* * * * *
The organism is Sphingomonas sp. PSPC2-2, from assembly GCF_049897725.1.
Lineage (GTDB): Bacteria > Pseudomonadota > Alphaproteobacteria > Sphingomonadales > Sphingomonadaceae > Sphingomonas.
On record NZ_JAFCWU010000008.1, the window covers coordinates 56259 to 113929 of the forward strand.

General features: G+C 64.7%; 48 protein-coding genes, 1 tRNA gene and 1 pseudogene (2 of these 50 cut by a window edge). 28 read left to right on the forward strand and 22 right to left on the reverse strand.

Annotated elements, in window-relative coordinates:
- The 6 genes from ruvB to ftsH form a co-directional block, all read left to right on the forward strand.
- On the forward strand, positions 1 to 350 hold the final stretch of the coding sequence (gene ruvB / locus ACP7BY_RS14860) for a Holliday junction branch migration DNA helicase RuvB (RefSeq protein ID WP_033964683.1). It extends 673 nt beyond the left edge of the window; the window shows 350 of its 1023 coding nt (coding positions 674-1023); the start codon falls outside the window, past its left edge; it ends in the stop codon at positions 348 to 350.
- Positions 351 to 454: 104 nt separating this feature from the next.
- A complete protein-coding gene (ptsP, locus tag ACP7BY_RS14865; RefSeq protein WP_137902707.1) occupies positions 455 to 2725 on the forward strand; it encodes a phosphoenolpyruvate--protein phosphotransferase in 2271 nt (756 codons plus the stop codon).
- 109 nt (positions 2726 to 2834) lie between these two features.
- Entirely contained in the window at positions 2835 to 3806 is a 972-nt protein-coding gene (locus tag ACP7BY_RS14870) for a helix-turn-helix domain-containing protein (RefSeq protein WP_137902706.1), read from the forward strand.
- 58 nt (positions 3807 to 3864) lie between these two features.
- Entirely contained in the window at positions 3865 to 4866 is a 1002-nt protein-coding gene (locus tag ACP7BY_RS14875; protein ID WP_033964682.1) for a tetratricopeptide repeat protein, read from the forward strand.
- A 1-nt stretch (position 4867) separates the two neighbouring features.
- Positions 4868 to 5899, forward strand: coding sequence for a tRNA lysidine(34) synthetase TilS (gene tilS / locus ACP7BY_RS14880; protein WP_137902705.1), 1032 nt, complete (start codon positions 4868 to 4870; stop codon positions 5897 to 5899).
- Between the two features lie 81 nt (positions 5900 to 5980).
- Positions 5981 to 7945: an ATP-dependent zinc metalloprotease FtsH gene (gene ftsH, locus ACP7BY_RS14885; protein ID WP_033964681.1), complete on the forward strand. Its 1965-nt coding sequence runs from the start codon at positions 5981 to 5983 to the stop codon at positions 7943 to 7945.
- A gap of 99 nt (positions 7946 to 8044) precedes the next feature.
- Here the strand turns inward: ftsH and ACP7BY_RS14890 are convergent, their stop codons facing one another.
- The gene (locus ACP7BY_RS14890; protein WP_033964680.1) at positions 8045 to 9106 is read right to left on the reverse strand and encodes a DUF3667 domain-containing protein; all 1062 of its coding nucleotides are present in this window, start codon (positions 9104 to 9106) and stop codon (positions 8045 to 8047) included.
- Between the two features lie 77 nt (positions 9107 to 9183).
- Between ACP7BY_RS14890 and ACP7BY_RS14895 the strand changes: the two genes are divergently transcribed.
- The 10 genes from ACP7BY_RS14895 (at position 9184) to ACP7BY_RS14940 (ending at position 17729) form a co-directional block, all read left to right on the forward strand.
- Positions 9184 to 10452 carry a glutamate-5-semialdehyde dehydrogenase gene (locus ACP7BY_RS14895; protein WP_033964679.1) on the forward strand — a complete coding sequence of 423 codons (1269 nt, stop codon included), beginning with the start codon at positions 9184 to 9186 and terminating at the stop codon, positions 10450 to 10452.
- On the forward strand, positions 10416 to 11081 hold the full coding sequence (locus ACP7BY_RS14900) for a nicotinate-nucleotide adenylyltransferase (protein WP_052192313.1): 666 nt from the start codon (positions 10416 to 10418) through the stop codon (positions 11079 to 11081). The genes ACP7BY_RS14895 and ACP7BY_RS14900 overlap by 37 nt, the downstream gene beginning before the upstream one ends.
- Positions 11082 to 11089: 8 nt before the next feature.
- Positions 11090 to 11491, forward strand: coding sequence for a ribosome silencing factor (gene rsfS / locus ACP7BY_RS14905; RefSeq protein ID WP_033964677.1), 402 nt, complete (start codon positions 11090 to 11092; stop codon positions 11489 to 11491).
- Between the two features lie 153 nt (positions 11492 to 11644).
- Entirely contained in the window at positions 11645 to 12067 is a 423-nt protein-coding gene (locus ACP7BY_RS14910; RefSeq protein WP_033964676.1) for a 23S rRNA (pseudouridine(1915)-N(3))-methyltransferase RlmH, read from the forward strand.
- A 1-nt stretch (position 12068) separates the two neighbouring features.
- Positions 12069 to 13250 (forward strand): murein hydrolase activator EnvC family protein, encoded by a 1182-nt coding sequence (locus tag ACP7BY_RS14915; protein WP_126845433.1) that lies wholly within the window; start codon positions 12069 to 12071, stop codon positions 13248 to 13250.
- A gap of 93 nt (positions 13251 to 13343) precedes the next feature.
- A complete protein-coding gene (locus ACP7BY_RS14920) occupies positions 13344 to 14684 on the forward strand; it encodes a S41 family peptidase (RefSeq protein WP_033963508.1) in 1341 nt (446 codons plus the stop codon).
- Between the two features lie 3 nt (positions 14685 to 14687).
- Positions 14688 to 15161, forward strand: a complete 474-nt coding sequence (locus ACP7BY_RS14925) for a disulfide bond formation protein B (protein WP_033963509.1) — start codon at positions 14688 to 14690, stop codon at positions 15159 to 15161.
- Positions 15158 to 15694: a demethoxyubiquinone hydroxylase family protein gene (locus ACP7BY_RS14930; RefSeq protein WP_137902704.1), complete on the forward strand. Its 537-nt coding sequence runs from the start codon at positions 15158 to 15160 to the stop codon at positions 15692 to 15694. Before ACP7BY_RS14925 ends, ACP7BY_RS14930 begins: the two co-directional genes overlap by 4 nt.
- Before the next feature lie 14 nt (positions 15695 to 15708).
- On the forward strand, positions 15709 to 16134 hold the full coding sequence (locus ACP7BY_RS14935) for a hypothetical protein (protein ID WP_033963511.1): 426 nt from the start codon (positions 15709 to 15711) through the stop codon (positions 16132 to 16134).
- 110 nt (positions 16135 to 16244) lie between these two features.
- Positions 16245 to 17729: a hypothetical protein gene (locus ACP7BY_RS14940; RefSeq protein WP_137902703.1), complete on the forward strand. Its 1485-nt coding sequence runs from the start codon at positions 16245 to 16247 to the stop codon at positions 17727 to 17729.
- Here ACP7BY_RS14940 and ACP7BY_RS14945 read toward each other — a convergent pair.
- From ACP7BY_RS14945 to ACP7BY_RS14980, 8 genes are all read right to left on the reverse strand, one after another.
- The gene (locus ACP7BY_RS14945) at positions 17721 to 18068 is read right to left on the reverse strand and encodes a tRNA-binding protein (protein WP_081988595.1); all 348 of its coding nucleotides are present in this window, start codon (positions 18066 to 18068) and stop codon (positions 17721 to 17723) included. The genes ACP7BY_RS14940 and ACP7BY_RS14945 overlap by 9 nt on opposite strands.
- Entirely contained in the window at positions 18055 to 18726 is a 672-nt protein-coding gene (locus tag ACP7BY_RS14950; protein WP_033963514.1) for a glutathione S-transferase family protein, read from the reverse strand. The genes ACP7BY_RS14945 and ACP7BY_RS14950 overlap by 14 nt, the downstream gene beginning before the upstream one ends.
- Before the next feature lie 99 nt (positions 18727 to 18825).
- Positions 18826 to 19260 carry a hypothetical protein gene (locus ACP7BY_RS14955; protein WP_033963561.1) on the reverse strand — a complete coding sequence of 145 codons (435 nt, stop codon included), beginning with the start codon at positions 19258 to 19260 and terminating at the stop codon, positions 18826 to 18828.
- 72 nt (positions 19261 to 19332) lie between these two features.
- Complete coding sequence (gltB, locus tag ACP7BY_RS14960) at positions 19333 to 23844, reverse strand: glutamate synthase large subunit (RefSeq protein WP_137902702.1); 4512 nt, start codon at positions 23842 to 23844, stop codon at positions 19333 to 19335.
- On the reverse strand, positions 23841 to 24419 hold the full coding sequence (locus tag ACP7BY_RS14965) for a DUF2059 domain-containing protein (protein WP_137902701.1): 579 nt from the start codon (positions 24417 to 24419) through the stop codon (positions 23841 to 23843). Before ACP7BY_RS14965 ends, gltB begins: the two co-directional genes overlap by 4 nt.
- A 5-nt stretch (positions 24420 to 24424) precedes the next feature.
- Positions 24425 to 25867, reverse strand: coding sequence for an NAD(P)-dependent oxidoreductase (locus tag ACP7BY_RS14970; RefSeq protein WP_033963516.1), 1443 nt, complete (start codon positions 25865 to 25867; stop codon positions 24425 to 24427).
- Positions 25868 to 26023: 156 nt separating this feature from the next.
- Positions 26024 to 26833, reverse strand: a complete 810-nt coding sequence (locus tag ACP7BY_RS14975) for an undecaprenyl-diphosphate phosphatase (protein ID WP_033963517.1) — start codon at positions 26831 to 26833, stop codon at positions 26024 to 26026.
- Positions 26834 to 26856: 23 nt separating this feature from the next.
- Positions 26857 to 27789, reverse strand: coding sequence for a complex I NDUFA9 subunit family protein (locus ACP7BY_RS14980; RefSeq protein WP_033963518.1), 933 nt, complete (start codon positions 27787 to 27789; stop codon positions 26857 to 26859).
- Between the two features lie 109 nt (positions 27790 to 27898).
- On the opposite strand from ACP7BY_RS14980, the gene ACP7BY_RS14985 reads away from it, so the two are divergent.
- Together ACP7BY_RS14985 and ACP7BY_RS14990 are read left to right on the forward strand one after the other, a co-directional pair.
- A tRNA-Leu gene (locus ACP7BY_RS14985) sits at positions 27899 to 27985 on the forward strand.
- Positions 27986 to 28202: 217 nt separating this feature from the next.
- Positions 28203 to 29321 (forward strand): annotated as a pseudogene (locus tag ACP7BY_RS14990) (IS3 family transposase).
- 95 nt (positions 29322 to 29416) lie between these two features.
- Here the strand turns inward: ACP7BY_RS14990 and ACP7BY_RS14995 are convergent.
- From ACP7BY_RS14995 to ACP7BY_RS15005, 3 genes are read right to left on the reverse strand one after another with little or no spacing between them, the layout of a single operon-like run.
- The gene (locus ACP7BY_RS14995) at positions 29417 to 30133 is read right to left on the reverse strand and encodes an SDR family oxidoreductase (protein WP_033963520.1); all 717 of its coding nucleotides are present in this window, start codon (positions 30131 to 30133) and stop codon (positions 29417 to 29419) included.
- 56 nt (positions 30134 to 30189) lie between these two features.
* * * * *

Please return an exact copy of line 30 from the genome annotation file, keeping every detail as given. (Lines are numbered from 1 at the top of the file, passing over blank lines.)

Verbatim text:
- A 1-nt stretch (position 12068) separates the two neighbouring features.